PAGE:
It looks like Republicans' Hispanic outreach efforts have hit another bump in the road.
Republican SBOE Member Ken Mercer asked during a hearing on Mexican-American Studies if Cuban-Americans Marco Rubio and Ted Cruz would be included in the curriculum.
The debate centered on the potential creation of a Mexican American studies course that could be offered as an elective to the entire state. The SBOE would need to develop and approve the new course's curriculum.
Hispanic students are the largest ethnic group in Texas public school systems. The overwhelming majority are of Mexican descent. It should be common sense that Texas public school students should be able to learn about leaders who share their heritage. After all, it seems to be working out just fine for the white kids.
The fact that Ken Mercer cannot distinguish between Cuban Americans and Mexican Americans suggests that this coursework is sorely needed.
Meanwhile, the Senate Hispanic Caucus has signed a letter in support of adding Mexican-American studies.
Read their release below the jump.Senator José Rodríguez, chair of the Senate Hispanic Caucus, sent the following press release about the letter:
Senate Hispanic Caucus sends letter of support for Mexican-American Studies to the SBOE
Let students see their reflection in heroes of the past
AUSTIN – Members of the Senate Hispanic Caucus (SHC) have sent a letter to the State Board of Education (SBOE) urging the SBOE to add an elective Mexican-American Studies course to the official state curriculum.
The SBOE will consider this proposal at its meeting, which begins today (Tuesday, April 8, 2014) and runs through Friday (April 11, 2014).
“Currently, Mexican-American Studies can be taught in Texas public high schools. However, each school district must create its own curriculum, which is often too burdensome for teachers and administrators whose resources are already stretched thin,” the letter states. “The SBOE has the ability to create and standardize new curriculum standards for Mexican-American Studies. This would create a model that school districts would be able to use to help inspire the next generation of Texans-a step that some districts, such as the El Paso and Ysleta ISDs, are taking on their own.”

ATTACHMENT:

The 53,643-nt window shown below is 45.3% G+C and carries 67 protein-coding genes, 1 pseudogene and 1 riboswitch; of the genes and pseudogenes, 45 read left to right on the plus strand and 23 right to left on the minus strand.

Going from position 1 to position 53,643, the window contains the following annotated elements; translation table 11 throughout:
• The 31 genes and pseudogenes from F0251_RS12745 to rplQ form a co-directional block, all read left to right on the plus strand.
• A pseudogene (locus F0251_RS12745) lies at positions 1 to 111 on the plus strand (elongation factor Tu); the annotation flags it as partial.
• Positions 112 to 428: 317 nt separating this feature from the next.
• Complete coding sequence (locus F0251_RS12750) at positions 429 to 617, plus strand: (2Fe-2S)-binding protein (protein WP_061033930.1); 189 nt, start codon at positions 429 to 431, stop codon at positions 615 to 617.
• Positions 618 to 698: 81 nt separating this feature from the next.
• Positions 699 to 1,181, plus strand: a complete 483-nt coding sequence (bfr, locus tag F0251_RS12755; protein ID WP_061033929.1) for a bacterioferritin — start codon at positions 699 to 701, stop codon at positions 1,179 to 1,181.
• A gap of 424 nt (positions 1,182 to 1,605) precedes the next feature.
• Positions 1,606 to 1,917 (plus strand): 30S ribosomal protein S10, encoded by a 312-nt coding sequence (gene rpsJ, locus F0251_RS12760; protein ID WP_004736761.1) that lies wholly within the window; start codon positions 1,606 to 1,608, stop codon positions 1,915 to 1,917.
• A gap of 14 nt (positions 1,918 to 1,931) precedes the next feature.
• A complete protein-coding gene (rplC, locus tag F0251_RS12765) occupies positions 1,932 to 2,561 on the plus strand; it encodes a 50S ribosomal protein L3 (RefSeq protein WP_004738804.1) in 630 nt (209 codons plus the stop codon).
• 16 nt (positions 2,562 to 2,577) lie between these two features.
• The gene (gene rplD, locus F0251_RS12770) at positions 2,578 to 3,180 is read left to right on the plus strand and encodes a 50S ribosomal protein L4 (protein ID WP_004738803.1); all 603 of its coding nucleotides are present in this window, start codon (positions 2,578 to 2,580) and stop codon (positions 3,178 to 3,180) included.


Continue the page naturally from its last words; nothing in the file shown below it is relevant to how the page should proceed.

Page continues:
Senator José Rodríguez, Chairman of the Senate Hispanic Caucus, recently co-authored an op-ed piece on the issue with Senator Sylvia R. Garcia, who is Vice Chair of the SHC.
“Young men and women are more likely to pursue opportunity when they see themselves not only in their leaders, but also in society as a whole,” they wrote. “For students in Texas, lessons on Tejano leaders and the Chicano movement have been lacking for many years.”
In the piece, published in various newspapers statewide, they quoted from 2011 report from the National Education Association: “As students of color proceed through the school system, research finds that the overwhelming dominance of Euro-American perspectives leads many such students to disengage from academic learning. … There is considerable research evidence that well-designed and well-taught ethnic studies curricula have positive academic and social outcomes for students.”
José Rodríguez represents Texas Senate District 29, which includes the counties of El Paso, Hudspeth, Culberson, Jeff Davis, and Presidio. He represents both urban and rural constituencies, and more than 350 miles of the Texas-Mexico border. Senator Rodríguez currently serves as the Chairman of the Senate Hispanic Caucus, Vice Chairman of the Senate Jurisprudence Committee, and a member of the Senate Committees on Criminal Justice, Veteran Affairs and Military Installations, and Government Organization.